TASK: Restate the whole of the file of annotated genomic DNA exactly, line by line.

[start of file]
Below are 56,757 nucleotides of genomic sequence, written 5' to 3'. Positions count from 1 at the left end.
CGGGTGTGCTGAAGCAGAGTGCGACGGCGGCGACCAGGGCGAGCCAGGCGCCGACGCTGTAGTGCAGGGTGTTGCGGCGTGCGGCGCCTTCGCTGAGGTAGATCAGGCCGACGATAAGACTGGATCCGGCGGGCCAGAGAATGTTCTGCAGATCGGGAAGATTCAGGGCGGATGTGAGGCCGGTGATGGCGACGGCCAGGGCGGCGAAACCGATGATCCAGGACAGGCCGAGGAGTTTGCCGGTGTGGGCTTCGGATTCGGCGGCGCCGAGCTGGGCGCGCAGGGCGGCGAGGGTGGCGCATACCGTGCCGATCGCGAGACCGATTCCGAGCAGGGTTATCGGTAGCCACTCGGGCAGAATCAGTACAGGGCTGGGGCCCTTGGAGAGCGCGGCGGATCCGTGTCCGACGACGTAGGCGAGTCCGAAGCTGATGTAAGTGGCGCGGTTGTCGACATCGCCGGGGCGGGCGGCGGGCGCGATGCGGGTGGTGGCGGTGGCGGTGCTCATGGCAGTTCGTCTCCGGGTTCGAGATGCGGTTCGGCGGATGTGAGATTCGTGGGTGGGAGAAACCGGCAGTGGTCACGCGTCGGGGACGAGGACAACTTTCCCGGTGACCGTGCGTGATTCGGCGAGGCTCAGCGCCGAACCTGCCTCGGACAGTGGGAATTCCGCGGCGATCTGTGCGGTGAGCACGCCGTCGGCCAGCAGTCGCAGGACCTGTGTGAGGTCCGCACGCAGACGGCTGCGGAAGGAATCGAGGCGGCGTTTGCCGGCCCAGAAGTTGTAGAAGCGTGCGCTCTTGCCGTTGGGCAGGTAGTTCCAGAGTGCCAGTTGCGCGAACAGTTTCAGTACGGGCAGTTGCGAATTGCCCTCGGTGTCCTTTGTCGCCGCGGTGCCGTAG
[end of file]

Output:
Below are 56,757 nucleotides of genomic sequence, written 5' to 3'. Positions count from 1 at the left end.
CGGGTGTGCTGAAGCAGAGTGCGACGGCGGCGACCAGGGCGAGCCAGGCGCCGACGCTGTAGTGCAGGGTGTTGCGGCGTGCGGCGCCTTCGCTGAGGTAGATCAGGCCGACGATAAGACTGGATCCGGCGGGCCAGAGAATGTTCTGCAGATCGGGAAGATTCAGGGCGGATGTGAGGCCGGTGATGGCGACGGCCAGGGCGGCGAAACCGATGATCCAGGACAGGCCGAGGAGTTTGCCGGTGTGGGCTTCGGATTCGGCGGCGCCGAGCTGGGCGCGCAGGGCGGCGAGGGTGGCGCATACCGTGCCGATCGCGAGACCGATTCCGAGCAGGGTTATCGGTAGCCACTCGGGCAGAATCAGTACAGGGCTGGGGCCCTTGGAGAGCGCGGCGGATCCGTGTCCGACGACGTAGGCGAGTCCGAAGCTGATGTAAGTGGCGCGGTTGTCGACATCGCCGGGGCGGGCGGCGGGCGCGATGCGGGTGGTGGCGGTGGCGGTGCTCATGGCAGTTCGTCTCCGGGTTCGAGATGCGGTTCGGCGGATGTGAGATTCGTGGGTGGGAGAAACCGGCAGTGGTCACGCGTCGGGGACGAGGACAACTTTCCCGGTGACCGTGCGTGATTCGGCGAGGCTCAGCGCCGAACCTGCCTCGGACAGTGGGAATTCCGCGGCGATCTGTGCGGTGAGCACGCCGTCGGCCAGCAGTCGCAGGACCTGTGTGAGGTCCGCACGCAGACGGCTGCGGAAGGAATCGAGGCGGCGTTTGCCGGCCCAGAAGTTGTAGAAGCGTGCGCTCTTGCCGTTGGGCAGGTAGTTCCAGAGTGCCAGTTGCGCGAACAGTTTCAGTACGGGCAGTTGCGAATTGCCCTCGGTGTCCTTTGTCGCCGCGGTGCCGTAG